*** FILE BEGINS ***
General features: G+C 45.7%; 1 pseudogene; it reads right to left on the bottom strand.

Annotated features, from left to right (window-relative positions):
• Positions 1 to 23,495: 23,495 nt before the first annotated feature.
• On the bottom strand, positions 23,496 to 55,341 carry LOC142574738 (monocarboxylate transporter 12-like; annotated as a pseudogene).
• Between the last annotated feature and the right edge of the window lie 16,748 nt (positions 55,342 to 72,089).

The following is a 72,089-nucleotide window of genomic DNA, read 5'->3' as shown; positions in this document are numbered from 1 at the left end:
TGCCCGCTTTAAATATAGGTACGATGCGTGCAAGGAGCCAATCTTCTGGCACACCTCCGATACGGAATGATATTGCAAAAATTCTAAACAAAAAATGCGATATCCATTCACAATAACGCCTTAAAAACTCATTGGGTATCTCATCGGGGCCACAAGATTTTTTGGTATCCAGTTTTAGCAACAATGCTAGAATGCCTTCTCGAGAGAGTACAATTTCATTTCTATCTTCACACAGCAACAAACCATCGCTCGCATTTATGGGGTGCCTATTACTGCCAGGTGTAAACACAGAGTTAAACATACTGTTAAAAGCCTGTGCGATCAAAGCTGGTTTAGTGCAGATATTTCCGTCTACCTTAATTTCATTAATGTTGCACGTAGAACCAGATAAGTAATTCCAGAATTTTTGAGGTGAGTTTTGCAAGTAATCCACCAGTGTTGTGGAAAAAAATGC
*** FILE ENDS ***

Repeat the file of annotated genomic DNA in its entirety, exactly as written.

General features: G+C 45.7%; 1 pseudogene; it reads right to left on the bottom strand.

Annotated features, from left to right (window-relative positions):
• Positions 1 to 23,495: 23,495 nt before the first annotated feature.
• On the bottom strand, positions 23,496 to 55,341 carry LOC142574738 (monocarboxylate transporter 12-like; annotated as a pseudogene).
• Between the last annotated feature and the right edge of the window lie 16,748 nt (positions 55,342 to 72,089).

The following is a 72,089-nucleotide window of genomic DNA, read 5'->3' as shown; positions in this document are numbered from 1 at the left end:
TGCCCGCTTTAAATATAGGTACGATGCGTGCAAGGAGCCAATCTTCTGGCACACCTCCGATACGGAATGATATTGCAAAAATTCTAAACAAAAAATGCGATATCCATTCACAATAACGCCTTAAAAACTCATTGGGTATCTCATCGGGGCCACAAGATTTTTTGGTATCCAGTTTTAGCAACAATGCTAGAATGCCTTCTCGAGAGAGTACAATTTCATTTCTATCTTCACACAGCAACAAACCATCGCTCGCATTTATGGGGTGCCTATTACTGCCAGGTGTAAACACAGAGTTAAACATACTGTTAAAAGCCTGTGCGATCAAAGCTGGTTTAGTGCAGATATTTCCGTCTACCTTAATTTCATTAATGTTGCACGTAGAACCAGATAAGTAATTCCAGAATTTTTGAGGTGAGTTTTGCAAGTAATCCACCAGTGTTGTGGAAAAAAATGC